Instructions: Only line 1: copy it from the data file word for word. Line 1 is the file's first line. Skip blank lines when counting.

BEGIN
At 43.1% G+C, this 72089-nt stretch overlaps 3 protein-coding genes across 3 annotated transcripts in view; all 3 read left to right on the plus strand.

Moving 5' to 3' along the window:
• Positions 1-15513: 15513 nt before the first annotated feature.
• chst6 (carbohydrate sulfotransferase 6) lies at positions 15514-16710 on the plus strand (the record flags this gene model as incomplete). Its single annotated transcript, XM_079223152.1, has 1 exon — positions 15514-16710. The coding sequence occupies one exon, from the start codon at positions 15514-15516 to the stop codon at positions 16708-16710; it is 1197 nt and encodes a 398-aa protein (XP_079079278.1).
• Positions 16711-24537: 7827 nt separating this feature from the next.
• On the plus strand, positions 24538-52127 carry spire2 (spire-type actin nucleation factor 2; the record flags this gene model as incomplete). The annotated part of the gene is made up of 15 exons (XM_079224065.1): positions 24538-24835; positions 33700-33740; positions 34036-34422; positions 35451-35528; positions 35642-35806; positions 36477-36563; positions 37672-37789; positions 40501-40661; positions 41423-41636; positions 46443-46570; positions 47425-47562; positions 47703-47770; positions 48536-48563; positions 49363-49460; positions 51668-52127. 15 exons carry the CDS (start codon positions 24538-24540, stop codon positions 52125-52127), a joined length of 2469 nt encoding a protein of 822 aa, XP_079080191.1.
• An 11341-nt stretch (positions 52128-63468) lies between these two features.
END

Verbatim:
At 43.1% G+C, this 72089-nt stretch overlaps 3 protein-coding genes across 3 annotated transcripts in view; all 3 read left to right on the plus strand.